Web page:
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Bridget Johnson

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November 11, 2012 - 12:22 pm

The chairman of the House Homeland Security Committee said that the timeline of the FBI’s investigation into the Petraeus emails in relation to campaign season “doesn’t add up.”

“First of all, I’m wondering — excuse me, how a — something about emails went to the level of the FBI, how the FBI could have been investigating it this long, and yet, you know, General Petraeus was involved — or Director Petraeus was involved,” Rep. Peter King (R-N.Y.) said this morning on CNN’s State of the Union.

“To me, if it was the FBI the director had the obligation to tell the president or the National Security Council at the earliest state. So it seems this has been going on for several months and, yet, now it appears that they’re saying that the FBI didn’t realize until Election Day that General Petraeus was involved,” King continued. “It just doesn’t add up, that you have this type of investigation. The FBI investigating emails, the emails leading to the CIA director, and it taking four months to find out that the CIA director was involved.”

“I think the FBI has to come forward and tell exactly when they began the investigation, why it reached that level, when they first realized that General Petraeus might be involved, and at the time they did realize he was involved, did they go to the White House, did they go to the National Security Council? Because obviously this was a matter involving a potential compromise of security, and the president should have been told about it at the earliest state. That’s really all I’m saying. How the FBI got involved? How long it was going on? Did they get a court order? Was it a federal court order for this email surveillance? You know, what was contained in that order? When did they realize that it possibly involved the CIA director?”

Sen. Robert Menendez (D-N.J.), accused before the election of visiting hookers (charges which he has denied), countered that he doesn’t “see a conspiracy behind every curtain, as some of my colleagues do.”

“There was a threat by one individual against another. That individual went to the FBI in the pursuit of that review of that threat. They came upon access to emails of Mr. Petraeus and — with this individual, and they are concerned that maybe that his personal emails had been hacked and, therefore, the possibility of a security threat,” Menendez said. “And I think that if that is the sequence of events, that’s perfectly understandable. Obviously, you know, there was a discussion between Jim Clapper and Petraeus. And there was a decision by General Petraeus that it was in his best interest of himself, the agency, and his family to resign.”

Sen. Dianne Feinstein (D-Calif.), the chairwoman of the Senate Intelligence Committee, said on Fox News Sunday that the news was “like a lightning bolt” with no advance notice to the committees that, by law, are supposed to be informed of any significant development in the intelligence sector.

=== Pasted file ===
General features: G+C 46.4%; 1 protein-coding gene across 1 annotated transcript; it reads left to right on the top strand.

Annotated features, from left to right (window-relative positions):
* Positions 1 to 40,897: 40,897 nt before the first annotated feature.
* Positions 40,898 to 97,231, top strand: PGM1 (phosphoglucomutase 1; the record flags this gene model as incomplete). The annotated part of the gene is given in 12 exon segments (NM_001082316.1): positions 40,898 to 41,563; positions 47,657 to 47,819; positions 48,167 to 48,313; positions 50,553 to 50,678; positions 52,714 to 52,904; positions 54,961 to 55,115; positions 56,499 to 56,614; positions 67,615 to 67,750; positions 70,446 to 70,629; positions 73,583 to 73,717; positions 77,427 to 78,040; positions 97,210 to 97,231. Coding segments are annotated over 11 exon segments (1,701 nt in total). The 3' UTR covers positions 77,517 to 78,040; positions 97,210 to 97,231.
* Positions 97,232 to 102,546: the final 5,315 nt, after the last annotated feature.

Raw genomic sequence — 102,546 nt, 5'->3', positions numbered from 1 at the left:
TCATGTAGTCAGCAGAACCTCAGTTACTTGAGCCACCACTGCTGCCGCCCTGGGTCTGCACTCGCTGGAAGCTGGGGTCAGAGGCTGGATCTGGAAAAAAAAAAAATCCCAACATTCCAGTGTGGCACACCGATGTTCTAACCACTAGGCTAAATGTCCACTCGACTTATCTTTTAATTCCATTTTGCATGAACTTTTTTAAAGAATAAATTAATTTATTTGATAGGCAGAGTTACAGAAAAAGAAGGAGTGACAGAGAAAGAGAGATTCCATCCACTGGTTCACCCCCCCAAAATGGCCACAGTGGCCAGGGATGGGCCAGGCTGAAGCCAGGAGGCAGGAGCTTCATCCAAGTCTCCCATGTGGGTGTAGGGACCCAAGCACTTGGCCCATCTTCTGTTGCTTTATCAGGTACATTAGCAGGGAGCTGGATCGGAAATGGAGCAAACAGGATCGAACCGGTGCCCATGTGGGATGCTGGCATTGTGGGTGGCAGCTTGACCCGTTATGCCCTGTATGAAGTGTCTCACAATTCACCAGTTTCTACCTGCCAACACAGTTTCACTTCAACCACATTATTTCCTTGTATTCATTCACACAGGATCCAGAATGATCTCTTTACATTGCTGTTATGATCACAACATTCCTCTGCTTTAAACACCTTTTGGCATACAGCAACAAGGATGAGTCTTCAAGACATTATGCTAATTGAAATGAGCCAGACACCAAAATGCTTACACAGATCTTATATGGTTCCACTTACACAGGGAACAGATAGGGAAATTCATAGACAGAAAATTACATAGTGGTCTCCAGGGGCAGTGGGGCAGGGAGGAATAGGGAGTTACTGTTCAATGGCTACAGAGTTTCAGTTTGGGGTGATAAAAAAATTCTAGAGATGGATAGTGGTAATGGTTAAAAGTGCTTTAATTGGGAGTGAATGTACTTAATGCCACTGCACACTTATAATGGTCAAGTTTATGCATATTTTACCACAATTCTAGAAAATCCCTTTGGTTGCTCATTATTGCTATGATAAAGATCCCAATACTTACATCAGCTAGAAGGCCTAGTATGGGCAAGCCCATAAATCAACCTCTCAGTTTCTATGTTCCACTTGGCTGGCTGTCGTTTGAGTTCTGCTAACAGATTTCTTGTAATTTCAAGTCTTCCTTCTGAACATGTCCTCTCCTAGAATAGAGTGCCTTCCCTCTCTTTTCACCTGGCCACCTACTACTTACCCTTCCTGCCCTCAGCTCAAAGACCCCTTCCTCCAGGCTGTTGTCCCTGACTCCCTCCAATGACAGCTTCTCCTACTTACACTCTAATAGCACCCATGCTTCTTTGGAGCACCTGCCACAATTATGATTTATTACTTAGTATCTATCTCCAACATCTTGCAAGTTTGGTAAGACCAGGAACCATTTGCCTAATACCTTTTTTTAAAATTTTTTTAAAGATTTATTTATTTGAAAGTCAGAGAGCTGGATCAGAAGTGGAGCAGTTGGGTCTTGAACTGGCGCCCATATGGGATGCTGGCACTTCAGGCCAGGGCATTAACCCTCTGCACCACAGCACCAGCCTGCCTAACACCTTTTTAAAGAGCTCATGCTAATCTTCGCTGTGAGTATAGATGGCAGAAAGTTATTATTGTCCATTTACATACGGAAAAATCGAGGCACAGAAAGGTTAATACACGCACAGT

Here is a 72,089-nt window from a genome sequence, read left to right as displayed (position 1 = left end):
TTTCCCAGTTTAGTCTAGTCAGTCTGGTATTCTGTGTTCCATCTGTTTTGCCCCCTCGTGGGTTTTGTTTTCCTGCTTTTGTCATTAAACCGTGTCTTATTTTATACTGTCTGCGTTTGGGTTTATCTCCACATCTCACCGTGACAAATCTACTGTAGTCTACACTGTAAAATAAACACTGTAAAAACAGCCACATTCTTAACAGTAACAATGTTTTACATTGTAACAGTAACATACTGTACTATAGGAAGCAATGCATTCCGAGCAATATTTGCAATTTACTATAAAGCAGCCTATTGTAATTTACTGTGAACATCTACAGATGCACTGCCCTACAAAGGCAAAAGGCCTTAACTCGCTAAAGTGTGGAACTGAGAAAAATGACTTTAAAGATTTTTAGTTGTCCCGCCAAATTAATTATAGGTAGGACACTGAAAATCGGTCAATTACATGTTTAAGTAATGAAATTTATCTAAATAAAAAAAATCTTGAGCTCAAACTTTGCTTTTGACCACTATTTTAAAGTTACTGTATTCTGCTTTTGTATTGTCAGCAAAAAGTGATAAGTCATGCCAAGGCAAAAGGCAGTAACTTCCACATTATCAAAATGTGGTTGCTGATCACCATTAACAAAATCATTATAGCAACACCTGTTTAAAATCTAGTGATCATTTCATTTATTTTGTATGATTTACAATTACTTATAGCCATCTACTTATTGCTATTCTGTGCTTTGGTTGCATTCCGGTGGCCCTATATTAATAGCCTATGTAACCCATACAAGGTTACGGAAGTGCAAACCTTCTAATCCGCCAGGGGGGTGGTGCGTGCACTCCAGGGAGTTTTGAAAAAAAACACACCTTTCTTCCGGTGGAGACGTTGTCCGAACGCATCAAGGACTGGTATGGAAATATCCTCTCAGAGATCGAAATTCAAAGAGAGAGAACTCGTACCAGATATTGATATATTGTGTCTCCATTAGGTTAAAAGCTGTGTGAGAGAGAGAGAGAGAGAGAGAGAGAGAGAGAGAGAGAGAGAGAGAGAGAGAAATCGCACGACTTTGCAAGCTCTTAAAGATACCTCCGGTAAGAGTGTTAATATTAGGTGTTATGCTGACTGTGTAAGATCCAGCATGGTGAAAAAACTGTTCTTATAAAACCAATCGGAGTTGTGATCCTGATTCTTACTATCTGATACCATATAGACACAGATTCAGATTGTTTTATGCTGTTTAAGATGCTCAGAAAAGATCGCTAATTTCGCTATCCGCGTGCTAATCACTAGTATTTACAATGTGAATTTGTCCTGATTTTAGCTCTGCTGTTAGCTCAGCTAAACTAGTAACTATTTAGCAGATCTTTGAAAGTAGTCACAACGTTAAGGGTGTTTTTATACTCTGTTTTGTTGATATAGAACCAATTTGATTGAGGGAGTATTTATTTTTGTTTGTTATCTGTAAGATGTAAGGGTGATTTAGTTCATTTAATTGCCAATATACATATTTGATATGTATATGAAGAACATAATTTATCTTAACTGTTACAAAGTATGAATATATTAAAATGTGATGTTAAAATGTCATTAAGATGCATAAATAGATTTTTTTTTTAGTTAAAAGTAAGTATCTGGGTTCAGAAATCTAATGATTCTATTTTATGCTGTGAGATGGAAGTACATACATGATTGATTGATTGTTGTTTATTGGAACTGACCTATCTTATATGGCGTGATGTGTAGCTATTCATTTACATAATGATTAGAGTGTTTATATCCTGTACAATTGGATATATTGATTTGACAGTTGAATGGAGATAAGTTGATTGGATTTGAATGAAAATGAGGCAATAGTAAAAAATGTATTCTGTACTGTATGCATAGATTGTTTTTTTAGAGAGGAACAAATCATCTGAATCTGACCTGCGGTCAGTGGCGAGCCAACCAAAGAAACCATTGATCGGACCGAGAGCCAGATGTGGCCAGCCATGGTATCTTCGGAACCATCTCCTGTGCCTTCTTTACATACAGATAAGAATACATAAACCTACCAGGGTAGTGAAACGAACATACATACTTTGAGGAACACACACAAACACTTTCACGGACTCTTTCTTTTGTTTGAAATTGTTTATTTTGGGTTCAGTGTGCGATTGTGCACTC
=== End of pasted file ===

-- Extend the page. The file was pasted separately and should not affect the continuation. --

Feinstein confirmed there will be a committee inquiry into why the FBI sat on the news of the investigation for so long.

“The FBI has briefed me now. I actually wish we had been briefed a little bit earlier so that the full intelligence committee — one of the things I’ve tried to do, Chris, is bring both sides together. So, my vice chairman, Saxby Chambliss, and I share material and work together and that’s a very important concept,” she said. “With neither of us knowing ahead of time, all of this, obviously, comes as a big shock.”

Feinstein said she only found out when her office began receiving calls from the media about the Petraeus affair. A Friday afternoon appointment she had with the disgraced director was then canceled.

“This is something that could have had an effect on national security. I think we should have been told. There is a way to do it,” she said. “And that is, just to inform the chair and the vice chairman of both committees, to — this has happened before, not with precise, same things, but, none of the four of us have ever breached that confidentiality.”

The Associated Press reported this afternoon that the State Department’s liaison to the military’s Joint Special Operations Command allegedly received the harassing emails from Petraeus biographer Paula Broadwell that triggered an FBI investigation. The FBI probe into the complaint began several months ago.

Bridget Johnson is a career journalist whose news articles and opinion columns have run in dozens of news outlets across the globe. Bridget first came to Washington to be online editor at The Hill, where she wrote The World from The Hill column on foreign policy. Previously she was an opinion writer and editorial board member at the Rocky Mountain News and nation/world news columnist at the Los Angeles Daily News. She has contributed to USA Today, The Wall Street Journal, National Review Online, Politico and more, and has myriad television and radio credits as a commentator. Bridget is Washington Editor for PJ Media.
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